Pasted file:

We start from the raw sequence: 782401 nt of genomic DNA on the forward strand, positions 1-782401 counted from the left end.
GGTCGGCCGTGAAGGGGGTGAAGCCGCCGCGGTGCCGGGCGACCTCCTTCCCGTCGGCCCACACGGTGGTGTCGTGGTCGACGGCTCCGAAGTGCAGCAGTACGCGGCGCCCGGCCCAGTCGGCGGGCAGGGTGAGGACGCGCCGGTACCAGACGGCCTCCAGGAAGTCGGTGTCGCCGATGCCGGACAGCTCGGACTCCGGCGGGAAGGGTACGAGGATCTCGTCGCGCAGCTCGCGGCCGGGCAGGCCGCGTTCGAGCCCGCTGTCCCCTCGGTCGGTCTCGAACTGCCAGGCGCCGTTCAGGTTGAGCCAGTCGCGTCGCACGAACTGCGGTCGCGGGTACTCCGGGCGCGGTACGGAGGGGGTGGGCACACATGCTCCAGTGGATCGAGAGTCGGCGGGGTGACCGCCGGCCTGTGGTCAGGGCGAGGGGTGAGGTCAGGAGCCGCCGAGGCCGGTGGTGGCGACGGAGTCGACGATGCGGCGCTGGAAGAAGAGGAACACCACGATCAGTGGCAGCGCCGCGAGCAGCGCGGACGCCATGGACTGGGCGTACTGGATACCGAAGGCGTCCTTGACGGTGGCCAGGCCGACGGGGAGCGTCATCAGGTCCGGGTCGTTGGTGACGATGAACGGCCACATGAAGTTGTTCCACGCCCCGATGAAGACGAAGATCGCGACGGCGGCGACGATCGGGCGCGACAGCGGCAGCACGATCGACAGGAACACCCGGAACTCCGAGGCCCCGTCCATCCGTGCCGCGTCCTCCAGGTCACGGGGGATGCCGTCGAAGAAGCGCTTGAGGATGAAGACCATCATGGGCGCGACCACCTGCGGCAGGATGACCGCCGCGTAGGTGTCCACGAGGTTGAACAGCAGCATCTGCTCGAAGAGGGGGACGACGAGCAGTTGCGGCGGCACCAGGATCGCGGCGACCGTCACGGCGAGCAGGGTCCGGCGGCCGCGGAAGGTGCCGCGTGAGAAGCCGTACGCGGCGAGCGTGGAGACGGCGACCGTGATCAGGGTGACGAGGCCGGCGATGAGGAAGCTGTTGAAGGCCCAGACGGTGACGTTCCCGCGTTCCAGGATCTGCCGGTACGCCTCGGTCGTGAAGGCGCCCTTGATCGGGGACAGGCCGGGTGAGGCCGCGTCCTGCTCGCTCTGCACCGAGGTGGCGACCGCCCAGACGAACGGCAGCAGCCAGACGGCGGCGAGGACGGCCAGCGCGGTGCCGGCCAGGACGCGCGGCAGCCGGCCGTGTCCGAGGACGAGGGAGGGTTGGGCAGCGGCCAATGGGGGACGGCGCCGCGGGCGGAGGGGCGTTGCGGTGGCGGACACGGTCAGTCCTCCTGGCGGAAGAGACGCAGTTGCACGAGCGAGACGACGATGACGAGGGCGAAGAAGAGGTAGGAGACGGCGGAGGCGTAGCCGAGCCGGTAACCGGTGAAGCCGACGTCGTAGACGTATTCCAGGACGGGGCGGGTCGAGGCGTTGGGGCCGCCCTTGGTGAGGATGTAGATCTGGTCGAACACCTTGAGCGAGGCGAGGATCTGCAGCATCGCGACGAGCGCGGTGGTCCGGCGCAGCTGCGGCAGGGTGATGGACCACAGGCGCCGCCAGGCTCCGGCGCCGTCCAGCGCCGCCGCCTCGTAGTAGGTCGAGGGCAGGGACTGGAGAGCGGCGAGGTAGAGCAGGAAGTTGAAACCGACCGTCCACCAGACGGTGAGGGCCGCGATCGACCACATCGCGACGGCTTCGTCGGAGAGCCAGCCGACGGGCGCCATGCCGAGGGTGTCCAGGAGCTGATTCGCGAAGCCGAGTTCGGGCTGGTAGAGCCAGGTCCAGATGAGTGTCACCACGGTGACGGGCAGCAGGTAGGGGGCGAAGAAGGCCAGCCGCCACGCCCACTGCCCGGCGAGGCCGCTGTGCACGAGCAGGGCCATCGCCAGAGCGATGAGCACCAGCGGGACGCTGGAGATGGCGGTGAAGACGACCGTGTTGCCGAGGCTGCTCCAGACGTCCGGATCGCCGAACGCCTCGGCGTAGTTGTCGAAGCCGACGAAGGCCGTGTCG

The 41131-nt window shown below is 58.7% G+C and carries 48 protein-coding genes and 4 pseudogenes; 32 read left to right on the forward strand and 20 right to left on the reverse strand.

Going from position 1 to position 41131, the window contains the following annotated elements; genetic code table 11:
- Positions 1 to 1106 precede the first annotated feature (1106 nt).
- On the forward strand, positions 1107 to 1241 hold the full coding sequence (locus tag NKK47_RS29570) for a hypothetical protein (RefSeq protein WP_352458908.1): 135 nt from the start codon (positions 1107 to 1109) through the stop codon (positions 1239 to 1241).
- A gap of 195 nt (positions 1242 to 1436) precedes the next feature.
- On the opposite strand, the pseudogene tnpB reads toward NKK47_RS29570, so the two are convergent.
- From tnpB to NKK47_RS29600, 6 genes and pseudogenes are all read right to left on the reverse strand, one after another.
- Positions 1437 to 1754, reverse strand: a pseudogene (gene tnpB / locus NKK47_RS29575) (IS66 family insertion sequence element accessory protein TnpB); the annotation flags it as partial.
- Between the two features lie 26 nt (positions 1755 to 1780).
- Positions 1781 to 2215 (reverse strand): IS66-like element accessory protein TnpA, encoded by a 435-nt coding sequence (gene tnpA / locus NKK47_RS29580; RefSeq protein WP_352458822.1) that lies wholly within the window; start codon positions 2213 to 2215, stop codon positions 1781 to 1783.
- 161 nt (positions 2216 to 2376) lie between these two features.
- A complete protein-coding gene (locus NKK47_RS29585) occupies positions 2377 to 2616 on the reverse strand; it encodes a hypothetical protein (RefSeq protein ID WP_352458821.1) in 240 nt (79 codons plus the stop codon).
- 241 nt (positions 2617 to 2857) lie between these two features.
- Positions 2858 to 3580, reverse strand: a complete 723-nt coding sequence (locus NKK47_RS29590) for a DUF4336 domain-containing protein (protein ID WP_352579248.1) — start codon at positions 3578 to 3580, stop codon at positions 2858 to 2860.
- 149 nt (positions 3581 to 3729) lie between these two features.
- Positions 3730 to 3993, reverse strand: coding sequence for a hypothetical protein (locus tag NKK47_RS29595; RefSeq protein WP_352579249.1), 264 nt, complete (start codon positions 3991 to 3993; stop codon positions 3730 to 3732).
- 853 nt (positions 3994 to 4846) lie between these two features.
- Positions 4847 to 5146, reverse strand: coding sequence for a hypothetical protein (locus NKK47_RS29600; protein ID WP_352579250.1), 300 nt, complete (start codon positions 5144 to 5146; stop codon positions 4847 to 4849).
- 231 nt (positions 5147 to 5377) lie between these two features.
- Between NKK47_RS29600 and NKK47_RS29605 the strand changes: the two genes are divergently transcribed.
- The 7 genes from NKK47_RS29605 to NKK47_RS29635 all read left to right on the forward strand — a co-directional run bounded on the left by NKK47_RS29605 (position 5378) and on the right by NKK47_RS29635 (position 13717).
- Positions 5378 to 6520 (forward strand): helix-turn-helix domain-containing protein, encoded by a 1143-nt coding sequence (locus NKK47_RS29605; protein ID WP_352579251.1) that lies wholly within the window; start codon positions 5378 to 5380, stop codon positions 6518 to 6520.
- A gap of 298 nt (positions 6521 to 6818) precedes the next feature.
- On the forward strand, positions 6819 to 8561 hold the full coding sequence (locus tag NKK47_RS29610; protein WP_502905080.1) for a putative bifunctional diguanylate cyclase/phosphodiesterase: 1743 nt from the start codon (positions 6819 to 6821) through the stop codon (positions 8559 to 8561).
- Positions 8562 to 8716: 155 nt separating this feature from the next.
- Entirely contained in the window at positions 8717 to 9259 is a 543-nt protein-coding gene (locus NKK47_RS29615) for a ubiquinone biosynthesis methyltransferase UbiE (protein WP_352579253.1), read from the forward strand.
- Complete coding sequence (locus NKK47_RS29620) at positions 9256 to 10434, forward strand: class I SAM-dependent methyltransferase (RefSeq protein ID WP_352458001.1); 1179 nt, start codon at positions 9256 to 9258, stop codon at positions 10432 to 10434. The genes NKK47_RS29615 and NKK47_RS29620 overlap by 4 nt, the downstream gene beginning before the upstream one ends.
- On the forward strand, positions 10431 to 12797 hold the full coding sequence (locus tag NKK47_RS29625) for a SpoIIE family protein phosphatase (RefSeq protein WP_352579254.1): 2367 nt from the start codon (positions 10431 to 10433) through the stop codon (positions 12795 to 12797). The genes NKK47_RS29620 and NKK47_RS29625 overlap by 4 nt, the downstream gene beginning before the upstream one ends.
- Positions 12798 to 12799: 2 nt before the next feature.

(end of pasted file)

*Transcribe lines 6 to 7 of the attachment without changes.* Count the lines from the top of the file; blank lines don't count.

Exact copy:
- On the forward strand, positions 1107 to 1241 hold the full coding sequence (locus tag NKK47_RS29570) for a hypothetical protein (RefSeq protein WP_352458908.1): 135 nt from the start codon (positions 1107 to 1109) through the stop codon (positions 1239 to 1241).
- A gap of 195 nt (positions 1242 to 1436) precedes the next feature.